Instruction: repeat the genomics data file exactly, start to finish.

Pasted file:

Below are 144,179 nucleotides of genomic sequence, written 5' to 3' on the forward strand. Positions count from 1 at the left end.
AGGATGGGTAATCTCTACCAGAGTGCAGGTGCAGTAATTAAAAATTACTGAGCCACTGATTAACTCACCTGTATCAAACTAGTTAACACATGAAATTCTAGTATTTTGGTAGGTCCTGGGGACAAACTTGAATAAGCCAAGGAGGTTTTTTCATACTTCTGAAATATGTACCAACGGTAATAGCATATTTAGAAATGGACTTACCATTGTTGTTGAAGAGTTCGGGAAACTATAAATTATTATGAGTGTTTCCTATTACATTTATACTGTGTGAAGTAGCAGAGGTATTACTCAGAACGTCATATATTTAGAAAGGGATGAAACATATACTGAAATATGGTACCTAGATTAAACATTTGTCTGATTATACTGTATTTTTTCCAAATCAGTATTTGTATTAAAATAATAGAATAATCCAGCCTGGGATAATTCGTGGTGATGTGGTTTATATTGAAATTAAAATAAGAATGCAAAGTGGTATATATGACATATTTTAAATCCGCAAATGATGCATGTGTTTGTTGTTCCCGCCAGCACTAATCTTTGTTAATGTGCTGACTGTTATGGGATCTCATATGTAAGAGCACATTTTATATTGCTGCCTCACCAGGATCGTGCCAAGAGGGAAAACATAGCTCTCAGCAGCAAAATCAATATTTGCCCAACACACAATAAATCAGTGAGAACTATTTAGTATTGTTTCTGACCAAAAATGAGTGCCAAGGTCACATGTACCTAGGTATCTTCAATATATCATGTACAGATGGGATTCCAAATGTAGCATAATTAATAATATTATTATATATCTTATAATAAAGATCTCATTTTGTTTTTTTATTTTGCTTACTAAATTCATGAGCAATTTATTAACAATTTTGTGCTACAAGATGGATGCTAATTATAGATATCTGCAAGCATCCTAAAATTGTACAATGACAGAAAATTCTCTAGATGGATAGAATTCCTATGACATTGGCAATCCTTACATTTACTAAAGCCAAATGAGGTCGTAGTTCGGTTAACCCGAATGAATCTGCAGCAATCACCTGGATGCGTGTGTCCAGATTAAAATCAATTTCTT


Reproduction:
Below are 144,179 nucleotides of genomic sequence, written 5' to 3' on the forward strand. Positions count from 1 at the left end.
AGGATGGGTAATCTCTACCAGAGTGCAGGTGCAGTAATTAAAAATTACTGAGCCACTGATTAACTCACCTGTATCAAACTAGTTAACACATGAAATTCTAGTATTTTGGTAGGTCCTGGGGACAAACTTGAATAAGCCAAGGAGGTTTTTTCATACTTCTGAAATATGTACCAACGGTAATAGCATATTTAGAAATGGACTTACCATTGTTGTTGAAGAGTTCGGGAAACTATAAATTATTATGAGTGTTTCCTATTACATTTATACTGTGTGAAGTAGCAGAGGTATTACTCAGAACGTCATATATTTAGAAAGGGATGAAACATATACTGAAATATGGTACCTAGATTAAACATTTGTCTGATTATACTGTATTTTTTCCAAATCAGTATTTGTATTAAAATAATAGAATAATCCAGCCTGGGATAATTCGTGGTGATGTGGTTTATATTGAAATTAAAATAAGAATGCAAAGTGGTATATATGACATATTTTAAATCCGCAAATGATGCATGTGTTTGTTGTTCCCGCCAGCACTAATCTTTGTTAATGTGCTGACTGTTATGGGATCTCATATGTAAGAGCACATTTTATATTGCTGCCTCACCAGGATCGTGCCAAGAGGGAAAACATAGCTCTCAGCAGCAAAATCAATATTTGCCCAACACACAATAAATCAGTGAGAACTATTTAGTATTGTTTCTGACCAAAAATGAGTGCCAAGGTCACATGTACCTAGGTATCTTCAATATATCATGTACAGATGGGATTCCAAATGTAGCATAATTAATAATATTATTATATATCTTATAATAAAGATCTCATTTTGTTTTTTTATTTTGCTTACTAAATTCATGAGCAATTTATTAACAATTTTGTGCTACAAGATGGATGCTAATTATAGATATCTGCAAGCATCCTAAAATTGTACAATGACAGAAAATTCTCTAGATGGATAGAATTCCTATGACATTGGCAATCCTTACATTTACTAAAGCCAAATGAGGTCGTAGTTCGGTTAACCCGAATGAATCTGCAGCAATCACCTGGATGCGTGTGTCCAGATTAAAATCAATTTCTT